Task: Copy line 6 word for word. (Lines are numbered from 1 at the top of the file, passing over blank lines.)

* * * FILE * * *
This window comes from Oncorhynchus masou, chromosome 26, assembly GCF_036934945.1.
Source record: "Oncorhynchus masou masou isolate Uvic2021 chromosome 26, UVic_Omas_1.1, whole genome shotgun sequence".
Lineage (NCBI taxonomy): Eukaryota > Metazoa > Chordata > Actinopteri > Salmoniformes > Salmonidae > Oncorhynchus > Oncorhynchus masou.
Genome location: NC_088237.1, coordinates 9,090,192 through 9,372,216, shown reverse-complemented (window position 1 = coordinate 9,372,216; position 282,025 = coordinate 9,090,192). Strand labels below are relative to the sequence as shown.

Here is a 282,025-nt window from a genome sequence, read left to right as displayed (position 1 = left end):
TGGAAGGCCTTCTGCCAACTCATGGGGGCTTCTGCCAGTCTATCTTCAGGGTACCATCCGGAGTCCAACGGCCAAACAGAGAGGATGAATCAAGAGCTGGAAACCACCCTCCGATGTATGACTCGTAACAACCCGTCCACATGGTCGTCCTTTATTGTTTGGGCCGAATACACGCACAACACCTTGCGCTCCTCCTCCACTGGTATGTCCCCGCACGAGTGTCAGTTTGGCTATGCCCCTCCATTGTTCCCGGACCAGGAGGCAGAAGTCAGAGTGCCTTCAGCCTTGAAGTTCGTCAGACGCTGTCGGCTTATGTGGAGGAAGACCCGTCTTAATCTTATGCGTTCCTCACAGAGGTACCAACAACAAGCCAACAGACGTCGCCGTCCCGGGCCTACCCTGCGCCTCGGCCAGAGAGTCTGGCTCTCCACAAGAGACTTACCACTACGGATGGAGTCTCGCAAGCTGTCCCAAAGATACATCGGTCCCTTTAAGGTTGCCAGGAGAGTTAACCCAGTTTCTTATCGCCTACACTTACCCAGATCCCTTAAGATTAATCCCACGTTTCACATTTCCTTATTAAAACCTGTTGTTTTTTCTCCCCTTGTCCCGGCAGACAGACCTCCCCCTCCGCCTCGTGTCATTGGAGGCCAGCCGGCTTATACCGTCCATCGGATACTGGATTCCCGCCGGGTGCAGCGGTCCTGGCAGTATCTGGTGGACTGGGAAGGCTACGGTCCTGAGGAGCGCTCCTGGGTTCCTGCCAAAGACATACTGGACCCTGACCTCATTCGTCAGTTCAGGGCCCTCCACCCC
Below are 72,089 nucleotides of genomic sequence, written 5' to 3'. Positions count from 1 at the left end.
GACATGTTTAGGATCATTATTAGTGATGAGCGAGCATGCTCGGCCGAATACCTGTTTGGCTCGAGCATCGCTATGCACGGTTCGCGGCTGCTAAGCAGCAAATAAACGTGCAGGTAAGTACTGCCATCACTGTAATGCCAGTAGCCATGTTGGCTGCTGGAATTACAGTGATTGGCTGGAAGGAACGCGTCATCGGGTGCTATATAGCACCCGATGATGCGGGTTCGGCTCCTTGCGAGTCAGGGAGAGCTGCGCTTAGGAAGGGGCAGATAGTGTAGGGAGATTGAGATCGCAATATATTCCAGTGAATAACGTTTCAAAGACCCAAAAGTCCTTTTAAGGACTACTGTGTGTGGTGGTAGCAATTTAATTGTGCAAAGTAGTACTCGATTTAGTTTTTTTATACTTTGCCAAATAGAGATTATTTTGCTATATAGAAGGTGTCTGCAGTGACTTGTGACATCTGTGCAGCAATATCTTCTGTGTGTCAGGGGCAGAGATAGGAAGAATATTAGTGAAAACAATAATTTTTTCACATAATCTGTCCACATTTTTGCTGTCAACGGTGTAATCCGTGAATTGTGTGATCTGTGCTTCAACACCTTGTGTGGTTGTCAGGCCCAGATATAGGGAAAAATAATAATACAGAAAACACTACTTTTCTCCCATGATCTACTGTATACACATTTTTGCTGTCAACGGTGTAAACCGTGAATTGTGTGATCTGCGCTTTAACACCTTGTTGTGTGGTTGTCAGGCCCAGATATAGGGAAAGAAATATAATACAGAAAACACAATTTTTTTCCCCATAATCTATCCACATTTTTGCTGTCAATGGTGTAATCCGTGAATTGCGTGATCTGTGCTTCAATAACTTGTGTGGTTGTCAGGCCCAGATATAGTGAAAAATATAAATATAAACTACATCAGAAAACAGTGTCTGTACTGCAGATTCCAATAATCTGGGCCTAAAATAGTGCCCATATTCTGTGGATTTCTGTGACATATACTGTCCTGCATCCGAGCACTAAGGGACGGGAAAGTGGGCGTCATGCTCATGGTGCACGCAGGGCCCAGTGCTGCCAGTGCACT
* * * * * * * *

TGGAAGGCCTTCTGCCAACTCATGGGGGCTTCTGCCAGTCTATCTTCAGGGTACCATCCGGAGTCCAACGGCCAAACAGAGAGGATGAATCAAGAGCTGGAAACCACCCTCCGATGTATGACTCGTAACAACCCGTCCACATGGTCGTCCTTTATTGTTTGGGCCGAATACACGCACAACACCTTGCGCTCCTCCTCCACTGGTATGTCCCCGCACGAGTGTCAGTTTGGCTATGCCCCTCCATTGTTCCCGGACCAGGAGGCAGAAGTCAGAGTGCCTTCAGCCTTGAAGTTCGTCAGACGCTGTCGGCTTATGTGGAGGAAGACCCGTCTTAATCTTATGCGTTCCTCACAGAGGTACCAACAACAAGCCAACAGACGTCGCCGTCCCGGGCCTACCCTGCGCCTCGGCCAGAGAGTCTGGCTCTCCACAAGAGACTTACCACTACGGATGGAGTCTCGCAAGCTGTCCCAAAGATACATCGGTCCCTTTAAGGTTGCCAGGAGAGTTAACCCAGTTTCTTATCGCCTACACTTACCCAGATCCCTTAAGATTAATCCCACGTTTCACATTTCCTTATTAAAACCTGTTGTTTTTTCTCCCCTTGTCCCGGCAGACAGACCTCCCCCTCCGCCTCGTGTCATTGGAGGCCAGCCGGCTTATACCGTCCATCGGATACTGGATTCCCGCCGGGTGCAGCGGTCCTGGCAGTATCTGGTGGACTGGGAAGGCTACGGTCCTGAGGAGCGCTCCTGGGTTCCTGCCAAAGACATACTGGACCCTGACCTCATTCGTCAGTTCAGGGCCCTCCACCCC